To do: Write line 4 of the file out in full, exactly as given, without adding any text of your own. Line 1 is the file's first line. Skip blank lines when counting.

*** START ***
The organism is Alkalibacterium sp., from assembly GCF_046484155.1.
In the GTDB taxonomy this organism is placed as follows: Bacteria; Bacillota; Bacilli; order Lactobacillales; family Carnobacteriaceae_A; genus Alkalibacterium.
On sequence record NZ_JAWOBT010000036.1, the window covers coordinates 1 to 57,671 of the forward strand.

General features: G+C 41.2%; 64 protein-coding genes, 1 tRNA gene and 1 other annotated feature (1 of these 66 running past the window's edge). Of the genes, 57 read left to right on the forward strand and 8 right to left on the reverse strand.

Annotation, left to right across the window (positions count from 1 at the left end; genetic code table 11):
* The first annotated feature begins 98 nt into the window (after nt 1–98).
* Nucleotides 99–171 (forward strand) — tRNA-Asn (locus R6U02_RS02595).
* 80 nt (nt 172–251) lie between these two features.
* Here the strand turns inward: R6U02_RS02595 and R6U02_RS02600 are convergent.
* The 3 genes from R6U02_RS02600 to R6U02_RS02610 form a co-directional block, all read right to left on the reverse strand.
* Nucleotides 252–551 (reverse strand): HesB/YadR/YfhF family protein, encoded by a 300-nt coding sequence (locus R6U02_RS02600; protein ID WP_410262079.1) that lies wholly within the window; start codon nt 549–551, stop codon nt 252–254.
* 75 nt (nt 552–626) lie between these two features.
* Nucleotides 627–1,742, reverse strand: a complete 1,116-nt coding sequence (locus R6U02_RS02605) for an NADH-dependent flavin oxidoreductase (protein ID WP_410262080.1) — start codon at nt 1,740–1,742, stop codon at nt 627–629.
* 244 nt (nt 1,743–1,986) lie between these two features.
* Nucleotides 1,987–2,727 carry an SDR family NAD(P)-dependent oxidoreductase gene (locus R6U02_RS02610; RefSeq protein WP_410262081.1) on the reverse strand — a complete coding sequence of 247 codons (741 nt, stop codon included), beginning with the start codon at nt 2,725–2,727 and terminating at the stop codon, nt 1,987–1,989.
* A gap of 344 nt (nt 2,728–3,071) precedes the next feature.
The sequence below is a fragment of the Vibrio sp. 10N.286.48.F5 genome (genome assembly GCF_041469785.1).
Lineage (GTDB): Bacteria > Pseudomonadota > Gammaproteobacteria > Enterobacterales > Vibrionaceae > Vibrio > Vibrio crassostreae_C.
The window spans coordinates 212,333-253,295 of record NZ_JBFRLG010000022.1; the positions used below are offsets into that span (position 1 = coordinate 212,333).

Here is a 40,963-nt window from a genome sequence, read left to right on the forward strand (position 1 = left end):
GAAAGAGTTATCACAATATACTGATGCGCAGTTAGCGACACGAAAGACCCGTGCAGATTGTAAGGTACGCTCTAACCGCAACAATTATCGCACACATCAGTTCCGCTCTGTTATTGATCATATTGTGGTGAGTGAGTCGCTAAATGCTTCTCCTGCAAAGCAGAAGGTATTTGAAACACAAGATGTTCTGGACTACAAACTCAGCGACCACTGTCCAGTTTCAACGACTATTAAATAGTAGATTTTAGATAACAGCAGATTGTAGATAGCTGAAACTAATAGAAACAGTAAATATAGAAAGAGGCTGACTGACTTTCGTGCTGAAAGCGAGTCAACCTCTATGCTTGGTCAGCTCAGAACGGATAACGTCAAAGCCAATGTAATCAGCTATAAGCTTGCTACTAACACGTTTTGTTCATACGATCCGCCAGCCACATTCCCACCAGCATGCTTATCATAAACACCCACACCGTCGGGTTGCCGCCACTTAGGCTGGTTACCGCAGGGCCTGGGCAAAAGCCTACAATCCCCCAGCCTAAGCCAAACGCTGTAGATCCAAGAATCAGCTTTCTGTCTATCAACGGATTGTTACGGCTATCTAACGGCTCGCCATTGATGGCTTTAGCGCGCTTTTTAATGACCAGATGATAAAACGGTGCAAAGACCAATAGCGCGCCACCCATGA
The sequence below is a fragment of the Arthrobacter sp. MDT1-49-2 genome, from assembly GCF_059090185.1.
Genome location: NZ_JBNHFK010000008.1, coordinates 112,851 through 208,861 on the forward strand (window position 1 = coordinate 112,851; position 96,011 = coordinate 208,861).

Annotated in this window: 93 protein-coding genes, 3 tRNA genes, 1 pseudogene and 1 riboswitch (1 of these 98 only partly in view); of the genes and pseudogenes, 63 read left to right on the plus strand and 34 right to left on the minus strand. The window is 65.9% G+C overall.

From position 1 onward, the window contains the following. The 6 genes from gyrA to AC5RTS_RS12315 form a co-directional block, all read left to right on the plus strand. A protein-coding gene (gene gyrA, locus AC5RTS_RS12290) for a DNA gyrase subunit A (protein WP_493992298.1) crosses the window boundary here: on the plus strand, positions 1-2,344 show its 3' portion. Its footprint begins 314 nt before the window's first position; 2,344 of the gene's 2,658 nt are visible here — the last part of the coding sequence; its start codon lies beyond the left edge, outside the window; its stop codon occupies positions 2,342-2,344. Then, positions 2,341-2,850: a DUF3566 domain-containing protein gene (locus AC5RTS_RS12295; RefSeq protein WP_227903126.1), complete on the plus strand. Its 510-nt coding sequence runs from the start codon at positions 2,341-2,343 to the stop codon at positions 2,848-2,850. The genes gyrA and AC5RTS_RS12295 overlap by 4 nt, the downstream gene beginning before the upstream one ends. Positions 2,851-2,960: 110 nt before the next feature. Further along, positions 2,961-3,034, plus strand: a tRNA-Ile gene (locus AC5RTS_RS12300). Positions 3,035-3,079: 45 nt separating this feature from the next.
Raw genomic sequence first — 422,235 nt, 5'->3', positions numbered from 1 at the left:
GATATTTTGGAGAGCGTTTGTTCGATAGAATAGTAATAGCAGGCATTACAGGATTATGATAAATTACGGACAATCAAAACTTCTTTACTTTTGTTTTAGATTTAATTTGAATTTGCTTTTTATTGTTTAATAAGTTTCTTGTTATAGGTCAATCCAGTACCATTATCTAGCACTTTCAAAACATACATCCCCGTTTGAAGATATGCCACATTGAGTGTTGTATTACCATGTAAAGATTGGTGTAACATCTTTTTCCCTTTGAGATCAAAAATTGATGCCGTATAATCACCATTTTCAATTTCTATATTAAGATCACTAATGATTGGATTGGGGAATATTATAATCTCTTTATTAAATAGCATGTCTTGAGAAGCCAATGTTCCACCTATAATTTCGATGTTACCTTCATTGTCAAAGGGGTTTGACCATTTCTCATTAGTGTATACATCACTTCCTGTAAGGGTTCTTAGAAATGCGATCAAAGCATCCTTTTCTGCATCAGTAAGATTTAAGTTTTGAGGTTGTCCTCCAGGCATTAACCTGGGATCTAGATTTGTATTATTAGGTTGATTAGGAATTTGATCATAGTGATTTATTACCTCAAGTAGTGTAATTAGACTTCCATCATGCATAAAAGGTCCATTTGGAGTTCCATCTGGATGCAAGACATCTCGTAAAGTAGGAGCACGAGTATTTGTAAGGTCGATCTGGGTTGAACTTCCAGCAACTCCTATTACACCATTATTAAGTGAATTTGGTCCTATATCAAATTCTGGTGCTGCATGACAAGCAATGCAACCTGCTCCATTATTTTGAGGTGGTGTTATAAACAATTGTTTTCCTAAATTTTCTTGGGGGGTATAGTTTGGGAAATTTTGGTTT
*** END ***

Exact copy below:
General features: G+C 41.2%; 64 protein-coding genes, 1 tRNA gene and 1 other annotated feature (1 of these 66 running past the window's edge). Of the genes, 57 read left to right on the forward strand and 8 right to left on the reverse strand.